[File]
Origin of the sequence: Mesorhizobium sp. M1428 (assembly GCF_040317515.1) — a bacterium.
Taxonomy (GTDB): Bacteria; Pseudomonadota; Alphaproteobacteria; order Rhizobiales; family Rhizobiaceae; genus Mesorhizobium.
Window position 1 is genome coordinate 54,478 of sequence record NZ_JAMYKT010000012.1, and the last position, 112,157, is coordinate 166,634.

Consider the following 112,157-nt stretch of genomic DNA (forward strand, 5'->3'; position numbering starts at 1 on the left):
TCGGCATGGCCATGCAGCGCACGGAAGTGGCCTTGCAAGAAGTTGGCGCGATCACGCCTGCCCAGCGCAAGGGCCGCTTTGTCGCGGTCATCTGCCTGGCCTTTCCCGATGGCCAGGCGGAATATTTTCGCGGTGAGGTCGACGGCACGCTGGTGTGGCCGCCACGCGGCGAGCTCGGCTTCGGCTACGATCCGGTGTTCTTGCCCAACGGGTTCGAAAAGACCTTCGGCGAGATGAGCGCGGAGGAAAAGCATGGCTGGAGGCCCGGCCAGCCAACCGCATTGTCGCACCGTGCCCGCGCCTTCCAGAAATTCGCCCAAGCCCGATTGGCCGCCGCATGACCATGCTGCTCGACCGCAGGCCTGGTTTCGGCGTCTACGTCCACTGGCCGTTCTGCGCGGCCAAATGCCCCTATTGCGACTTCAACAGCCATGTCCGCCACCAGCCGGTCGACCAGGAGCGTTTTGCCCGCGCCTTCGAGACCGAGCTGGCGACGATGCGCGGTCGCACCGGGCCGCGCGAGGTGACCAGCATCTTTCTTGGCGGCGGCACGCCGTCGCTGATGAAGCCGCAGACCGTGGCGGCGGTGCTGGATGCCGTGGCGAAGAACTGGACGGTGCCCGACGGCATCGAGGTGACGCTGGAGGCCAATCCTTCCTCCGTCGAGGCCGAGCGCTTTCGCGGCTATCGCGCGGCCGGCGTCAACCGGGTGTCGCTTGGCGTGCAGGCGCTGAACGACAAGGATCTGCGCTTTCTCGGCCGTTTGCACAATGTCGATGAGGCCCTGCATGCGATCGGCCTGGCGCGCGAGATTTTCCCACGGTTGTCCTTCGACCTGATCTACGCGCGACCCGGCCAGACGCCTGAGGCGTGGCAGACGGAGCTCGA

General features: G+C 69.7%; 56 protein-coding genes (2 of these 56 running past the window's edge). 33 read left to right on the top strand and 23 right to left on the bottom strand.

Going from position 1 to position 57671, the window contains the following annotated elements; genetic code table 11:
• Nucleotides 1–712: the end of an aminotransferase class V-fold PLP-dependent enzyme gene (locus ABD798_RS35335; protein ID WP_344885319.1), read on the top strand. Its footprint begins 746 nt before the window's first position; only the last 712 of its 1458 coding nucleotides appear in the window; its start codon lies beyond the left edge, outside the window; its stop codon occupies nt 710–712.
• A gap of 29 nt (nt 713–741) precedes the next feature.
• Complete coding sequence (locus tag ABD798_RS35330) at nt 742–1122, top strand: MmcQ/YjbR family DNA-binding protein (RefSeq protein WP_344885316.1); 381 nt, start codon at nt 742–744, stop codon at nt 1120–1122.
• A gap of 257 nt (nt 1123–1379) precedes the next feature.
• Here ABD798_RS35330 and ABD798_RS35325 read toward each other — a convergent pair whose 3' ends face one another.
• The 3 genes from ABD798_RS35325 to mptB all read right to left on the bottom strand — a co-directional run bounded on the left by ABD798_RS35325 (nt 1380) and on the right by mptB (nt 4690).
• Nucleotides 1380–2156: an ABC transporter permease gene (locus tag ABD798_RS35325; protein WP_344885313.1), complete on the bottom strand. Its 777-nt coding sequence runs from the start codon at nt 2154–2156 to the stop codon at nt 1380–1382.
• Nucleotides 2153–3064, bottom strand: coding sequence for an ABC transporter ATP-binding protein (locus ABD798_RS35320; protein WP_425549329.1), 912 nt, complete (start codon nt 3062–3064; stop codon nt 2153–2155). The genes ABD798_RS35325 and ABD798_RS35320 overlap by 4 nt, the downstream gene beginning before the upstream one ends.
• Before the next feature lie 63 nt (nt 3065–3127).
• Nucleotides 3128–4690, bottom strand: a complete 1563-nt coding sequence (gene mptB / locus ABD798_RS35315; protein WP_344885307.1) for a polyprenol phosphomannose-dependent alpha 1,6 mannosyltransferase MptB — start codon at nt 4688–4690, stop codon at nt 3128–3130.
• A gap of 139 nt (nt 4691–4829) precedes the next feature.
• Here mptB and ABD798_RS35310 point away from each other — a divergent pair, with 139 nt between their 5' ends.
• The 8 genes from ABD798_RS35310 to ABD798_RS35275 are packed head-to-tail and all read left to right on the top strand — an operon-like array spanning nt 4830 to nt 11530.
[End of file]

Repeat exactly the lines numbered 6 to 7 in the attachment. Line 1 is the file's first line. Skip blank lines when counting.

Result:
General features: G+C 69.7%; 56 protein-coding genes (2 of these 56 running past the window's edge). 33 read left to right on the top strand and 23 right to left on the bottom strand.

Going from position 1 to position 57671, the window contains the following annotated elements; genetic code table 11: